Tuesday, June 14, 2005

Inside I'm Dancing

Disclaimer: I can’t begin to tell you what an offensive title “Inside I’m Dancing” is for a film about the lives of some young men with CP, but it’s okay for a blog entry because it is about a genuine paradox as opposed to a non-disabled person’s perspective projected onto a person who has a different kind of body to their own.

Another confessional today. This involves one of my biggest secrets so don’t tell anybody. In particular it is a secret from my beloved, but he never reads this blog and I think I can trust you lot...

Fatigue does not necessarily mean a lack of motivation, enthusiasm or a certain sort of… spiritual energy. It just makes it difficult to actually follow your thoughts through – or even remember the thought you were thinking to follow through. And painful movement does not completely eliminate the desire to move about. And in the same way that both have to be at pretty catastrophic levels before they remove all sexual desire, I still have the desire to dance despite the pain. A lot. All the fucking time.

Why? I really don’t know. I used to be a closet dancer before I was ill. I was an early developer and rather tall such that there wasn’t much grace about my large and lumpy body so I never attended discos or danced at parties. But I used to go upstairs to do my homework of a Sunday afternoon, close the door, turn my music up loud and dance. I think it has something to do with the fact that aural and physical pleasure have never been entirely separate in my experience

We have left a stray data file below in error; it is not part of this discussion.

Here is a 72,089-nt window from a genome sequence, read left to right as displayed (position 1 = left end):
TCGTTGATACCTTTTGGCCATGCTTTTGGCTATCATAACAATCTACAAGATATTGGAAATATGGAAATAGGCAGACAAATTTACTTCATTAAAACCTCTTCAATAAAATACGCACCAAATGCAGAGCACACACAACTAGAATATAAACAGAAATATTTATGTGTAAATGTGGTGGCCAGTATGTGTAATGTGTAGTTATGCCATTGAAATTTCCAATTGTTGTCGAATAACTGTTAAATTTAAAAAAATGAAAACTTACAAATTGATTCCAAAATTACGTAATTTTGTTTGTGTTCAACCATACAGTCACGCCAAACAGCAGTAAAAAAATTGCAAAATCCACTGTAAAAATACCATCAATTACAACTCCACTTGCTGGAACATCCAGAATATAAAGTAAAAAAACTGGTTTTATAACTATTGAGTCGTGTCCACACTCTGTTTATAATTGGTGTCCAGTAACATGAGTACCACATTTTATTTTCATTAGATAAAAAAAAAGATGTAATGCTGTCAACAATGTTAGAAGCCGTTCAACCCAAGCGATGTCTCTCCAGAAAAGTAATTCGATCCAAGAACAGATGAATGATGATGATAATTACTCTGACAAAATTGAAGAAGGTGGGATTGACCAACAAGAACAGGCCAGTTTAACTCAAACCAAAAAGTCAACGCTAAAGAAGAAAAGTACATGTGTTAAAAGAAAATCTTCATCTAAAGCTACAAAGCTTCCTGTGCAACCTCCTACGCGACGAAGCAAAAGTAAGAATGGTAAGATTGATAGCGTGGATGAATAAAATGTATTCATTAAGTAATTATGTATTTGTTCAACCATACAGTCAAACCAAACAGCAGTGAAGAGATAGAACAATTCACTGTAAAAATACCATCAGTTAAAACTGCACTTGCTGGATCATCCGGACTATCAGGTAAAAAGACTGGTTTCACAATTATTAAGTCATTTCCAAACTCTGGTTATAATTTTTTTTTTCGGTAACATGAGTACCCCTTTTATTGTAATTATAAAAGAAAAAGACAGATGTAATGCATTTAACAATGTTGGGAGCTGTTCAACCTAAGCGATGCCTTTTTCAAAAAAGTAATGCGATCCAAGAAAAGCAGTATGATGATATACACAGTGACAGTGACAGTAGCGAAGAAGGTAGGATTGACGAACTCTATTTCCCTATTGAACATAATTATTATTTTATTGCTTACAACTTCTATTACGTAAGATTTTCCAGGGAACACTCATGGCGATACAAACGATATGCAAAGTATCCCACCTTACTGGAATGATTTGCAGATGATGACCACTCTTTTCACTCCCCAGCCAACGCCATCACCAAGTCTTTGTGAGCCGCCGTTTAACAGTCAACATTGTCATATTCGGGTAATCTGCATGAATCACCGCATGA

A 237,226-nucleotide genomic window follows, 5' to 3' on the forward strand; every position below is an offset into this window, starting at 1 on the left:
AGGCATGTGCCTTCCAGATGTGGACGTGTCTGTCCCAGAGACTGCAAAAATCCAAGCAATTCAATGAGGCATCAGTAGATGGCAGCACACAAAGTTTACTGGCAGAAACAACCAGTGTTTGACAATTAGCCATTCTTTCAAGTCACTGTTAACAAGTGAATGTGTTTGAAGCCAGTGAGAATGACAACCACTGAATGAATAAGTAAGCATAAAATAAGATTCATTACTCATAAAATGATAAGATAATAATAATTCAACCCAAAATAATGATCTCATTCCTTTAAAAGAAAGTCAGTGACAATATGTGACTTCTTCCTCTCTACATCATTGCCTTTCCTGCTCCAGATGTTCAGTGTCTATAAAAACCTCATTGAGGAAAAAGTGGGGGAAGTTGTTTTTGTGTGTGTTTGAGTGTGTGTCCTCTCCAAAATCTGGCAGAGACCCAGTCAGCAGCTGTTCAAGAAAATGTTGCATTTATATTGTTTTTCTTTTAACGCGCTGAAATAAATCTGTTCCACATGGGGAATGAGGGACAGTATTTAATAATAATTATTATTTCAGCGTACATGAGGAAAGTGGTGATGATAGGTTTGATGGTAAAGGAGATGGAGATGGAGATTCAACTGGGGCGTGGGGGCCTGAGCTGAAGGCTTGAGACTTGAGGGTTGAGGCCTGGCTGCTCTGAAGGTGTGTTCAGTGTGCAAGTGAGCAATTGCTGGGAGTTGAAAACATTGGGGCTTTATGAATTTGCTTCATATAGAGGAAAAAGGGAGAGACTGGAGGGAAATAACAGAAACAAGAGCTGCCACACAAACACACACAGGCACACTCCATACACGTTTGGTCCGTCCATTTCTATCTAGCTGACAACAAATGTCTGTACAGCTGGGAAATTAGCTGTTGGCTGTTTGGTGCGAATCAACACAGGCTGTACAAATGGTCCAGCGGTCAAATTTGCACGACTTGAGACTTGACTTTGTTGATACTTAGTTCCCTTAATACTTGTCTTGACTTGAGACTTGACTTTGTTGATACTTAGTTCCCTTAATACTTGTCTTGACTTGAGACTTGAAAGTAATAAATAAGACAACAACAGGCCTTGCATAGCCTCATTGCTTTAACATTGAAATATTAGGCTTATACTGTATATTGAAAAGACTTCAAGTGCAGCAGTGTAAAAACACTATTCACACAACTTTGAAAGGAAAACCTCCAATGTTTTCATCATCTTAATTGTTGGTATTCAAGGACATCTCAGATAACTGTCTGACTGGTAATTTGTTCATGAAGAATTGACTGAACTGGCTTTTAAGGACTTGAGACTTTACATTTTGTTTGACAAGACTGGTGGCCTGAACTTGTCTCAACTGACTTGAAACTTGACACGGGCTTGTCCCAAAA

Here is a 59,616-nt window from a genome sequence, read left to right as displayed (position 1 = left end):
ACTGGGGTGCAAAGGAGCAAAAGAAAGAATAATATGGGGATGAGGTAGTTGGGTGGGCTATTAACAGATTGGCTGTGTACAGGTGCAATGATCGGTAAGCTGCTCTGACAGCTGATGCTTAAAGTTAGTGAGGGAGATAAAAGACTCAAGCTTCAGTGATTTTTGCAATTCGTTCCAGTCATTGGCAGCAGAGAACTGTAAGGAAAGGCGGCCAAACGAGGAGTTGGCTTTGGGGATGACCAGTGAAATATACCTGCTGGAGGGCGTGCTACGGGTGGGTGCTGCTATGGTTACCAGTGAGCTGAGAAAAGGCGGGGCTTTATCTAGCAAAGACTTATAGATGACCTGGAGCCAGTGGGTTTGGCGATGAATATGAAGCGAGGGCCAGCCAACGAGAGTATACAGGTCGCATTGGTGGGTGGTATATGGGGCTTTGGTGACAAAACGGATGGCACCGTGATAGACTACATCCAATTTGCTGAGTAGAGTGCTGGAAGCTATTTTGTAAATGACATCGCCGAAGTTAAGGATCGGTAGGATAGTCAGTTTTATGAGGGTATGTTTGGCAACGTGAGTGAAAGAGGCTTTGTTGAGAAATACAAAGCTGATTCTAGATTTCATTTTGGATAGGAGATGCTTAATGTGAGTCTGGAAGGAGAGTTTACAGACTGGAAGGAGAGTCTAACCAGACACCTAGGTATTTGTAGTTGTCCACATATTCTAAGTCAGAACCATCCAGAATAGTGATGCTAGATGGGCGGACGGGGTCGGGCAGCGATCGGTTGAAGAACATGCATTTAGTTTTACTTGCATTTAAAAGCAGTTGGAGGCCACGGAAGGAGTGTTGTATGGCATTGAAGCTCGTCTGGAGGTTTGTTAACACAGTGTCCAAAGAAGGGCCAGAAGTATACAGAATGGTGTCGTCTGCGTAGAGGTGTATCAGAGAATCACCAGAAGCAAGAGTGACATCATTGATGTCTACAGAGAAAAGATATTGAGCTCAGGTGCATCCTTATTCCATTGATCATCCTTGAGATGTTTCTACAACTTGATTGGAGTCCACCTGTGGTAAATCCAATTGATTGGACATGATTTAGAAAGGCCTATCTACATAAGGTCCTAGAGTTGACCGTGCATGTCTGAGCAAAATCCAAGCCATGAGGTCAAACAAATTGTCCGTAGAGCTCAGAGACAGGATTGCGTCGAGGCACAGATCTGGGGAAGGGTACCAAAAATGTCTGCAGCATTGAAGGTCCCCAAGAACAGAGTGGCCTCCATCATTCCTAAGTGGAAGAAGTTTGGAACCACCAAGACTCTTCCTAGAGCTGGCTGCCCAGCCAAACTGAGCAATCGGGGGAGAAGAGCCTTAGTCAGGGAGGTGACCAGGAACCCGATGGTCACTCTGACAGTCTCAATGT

It’s not as if I’m keen on dance music. About the danciest thing I listen to is the Prodigy, Erasure or Garbage. Oh and I am deeply in love with Beyoncé Knowles; I find R&B quite vacuous as a rule but she is so beautiful, her voice strokes the back of my neck and she is the sexiest woman on Earth so I can’t really help myself. But anyway, I feel the desire to dance to all sorts of odd music. Like the Clash. You really don’t want to know how exactly I dance to The Clash or whether indeed that counts as dancing, but you take my point; it’s not as if I’ve got a shelf of The Chemical Brothers. I do have a Fat Boy Slim album but it was a very good album (We’ve come a long way, baby) so I’m allowed, all right?

The unfortunate fact is that I can’t dance at all without significant levels of really very severe discomfort. And strictly speaking, it is a total waste of energy which pushes my pain beyond the boundaries that my meds can cope with even if I do it sitting down, which is the case most of the time. And when I do get up on my feet; well, honestly that is ridiculous. I mean how can I possibly justify doing something which causes me nauseating levels of pain, puts me in danger due to my chronic drug-induced dizziness etc, just because the mood takes me? Of course it does make me feel good briefly, but oh so fucking briefly.